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‘Hands off Daisy Hill’ campaign gathers pace

May 15, 2017

Despite assurances from the Southern Trust that the Emergency Department in Daisy Hill will be retained for the foreseeable future the public have been urged to continue to support the campaign for a long term solution to the A&E recruitment crisis and the retention of services throughout the hospital. Staff shortages had led Southern Trust health chiefs to announce proposals to reduce the local A & E opening hours and refer patients to Craigavon Area hospital which was to undergo a £1m expansion as a “contingency” measure.

The proposal prompted public outcry across the district, and led to a public meeting last month which was attended by more than 1,000 people, including medical staff from the hospital, all voicing their opposition to the Trust’s plans.

The eleventh hour u-turn by the Trust, following a regional summit on the issue, has done little to quell the concerns of the public and the campaign to maintain emergency care round the clock and retain all life-saving acute services at the hospital continued unabated over the weekend with Unite Newry branch unveiling its “Hands Off Daisy Hill” mural in Canal Street on Friday evening.  The event marked the official launch of the Union’s push to maintain pressure on the Trust to guarantee delivery on promises to protect services in Daisy Hill.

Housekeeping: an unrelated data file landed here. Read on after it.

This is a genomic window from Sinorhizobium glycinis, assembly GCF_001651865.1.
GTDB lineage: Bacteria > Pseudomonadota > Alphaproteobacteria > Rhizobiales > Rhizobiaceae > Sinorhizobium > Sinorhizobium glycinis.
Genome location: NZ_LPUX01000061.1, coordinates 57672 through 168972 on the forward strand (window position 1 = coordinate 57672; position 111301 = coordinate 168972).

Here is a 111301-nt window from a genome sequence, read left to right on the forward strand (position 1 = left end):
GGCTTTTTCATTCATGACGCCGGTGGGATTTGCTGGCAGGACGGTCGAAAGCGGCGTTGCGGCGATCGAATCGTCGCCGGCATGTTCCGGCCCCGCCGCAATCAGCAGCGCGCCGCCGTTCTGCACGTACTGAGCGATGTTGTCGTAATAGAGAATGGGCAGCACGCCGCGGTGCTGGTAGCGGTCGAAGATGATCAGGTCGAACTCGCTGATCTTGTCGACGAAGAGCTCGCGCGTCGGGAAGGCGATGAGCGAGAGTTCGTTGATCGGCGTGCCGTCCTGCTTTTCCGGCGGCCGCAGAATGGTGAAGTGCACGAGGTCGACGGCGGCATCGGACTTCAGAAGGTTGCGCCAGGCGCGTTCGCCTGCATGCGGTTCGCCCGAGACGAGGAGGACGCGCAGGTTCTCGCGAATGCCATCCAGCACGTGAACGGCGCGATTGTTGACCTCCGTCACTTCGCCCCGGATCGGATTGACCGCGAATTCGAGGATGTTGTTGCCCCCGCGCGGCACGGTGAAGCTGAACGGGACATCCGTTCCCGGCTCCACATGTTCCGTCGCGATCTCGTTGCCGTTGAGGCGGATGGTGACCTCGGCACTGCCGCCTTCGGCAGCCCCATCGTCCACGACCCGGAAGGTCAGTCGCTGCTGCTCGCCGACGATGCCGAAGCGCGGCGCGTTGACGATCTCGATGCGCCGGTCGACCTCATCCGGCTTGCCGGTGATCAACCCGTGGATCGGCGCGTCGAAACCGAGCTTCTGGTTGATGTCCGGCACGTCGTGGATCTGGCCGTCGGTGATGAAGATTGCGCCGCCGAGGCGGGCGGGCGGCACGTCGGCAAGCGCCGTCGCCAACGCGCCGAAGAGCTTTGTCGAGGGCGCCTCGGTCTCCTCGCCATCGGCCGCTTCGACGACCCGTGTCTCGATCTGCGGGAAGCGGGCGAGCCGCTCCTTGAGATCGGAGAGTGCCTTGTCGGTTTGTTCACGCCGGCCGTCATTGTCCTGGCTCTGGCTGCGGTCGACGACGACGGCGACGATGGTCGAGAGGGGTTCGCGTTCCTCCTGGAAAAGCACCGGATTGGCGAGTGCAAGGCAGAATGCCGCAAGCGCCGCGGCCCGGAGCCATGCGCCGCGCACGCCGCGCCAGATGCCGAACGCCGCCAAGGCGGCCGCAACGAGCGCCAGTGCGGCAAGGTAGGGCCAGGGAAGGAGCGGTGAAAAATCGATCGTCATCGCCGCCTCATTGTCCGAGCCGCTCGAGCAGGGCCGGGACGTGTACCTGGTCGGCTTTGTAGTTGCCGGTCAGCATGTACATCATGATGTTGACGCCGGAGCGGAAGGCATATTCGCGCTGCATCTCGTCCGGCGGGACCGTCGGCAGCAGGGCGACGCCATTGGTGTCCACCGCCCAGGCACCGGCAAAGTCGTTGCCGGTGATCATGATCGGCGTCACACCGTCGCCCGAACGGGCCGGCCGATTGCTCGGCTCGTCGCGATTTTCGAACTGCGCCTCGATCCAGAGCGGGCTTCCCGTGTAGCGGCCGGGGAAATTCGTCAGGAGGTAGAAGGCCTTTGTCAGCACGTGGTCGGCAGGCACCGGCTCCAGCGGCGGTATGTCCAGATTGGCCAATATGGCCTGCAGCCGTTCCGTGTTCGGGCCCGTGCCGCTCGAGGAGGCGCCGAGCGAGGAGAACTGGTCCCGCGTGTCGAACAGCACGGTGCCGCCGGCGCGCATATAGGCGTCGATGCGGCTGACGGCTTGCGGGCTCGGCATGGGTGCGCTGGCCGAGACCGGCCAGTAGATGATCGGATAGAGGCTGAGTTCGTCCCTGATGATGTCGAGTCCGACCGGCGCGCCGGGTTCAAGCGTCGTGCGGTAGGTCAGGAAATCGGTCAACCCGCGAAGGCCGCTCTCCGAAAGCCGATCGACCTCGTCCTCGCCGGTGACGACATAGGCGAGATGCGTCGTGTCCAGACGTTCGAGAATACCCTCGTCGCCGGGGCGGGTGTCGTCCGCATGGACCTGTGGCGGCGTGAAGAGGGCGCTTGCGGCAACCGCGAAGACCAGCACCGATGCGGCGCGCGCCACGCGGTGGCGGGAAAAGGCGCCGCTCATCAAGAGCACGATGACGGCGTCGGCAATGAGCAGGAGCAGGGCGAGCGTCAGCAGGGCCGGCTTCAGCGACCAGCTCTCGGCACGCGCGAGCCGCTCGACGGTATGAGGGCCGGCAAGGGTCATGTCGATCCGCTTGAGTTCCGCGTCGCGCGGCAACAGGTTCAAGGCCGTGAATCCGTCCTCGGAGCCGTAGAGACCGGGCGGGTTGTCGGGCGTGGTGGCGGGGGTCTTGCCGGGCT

In the coming days Unite intends to spread the Hands Off Daisy Hill message to rural communities via banners and the launch of an innovative car sticker campaign.  Car stickers will be distributed free inside local newspapers throughout the district with Unite encouraging the public to put the stickers up in their vehicles to demonstrate their support for Daisy Hill Hospital.

The Unite launch was followed by a Council-led public rally on Saturday, where hundreds turned out in a mammoth show of support for the local hospital.

Councillor Gillian Fitzpatrick said the rally, which took place at 11am at the Middlebank in Newry, built “on the excellent work of the community campaign which has ensured that the Southern Trust has acknowledged the clinical need for this service.”

Supporters were urged to remain committed to the ongoing campaign to ensure the issues with Daisy Hill continue to remain in the public domain until all services within the local hospital are secured.

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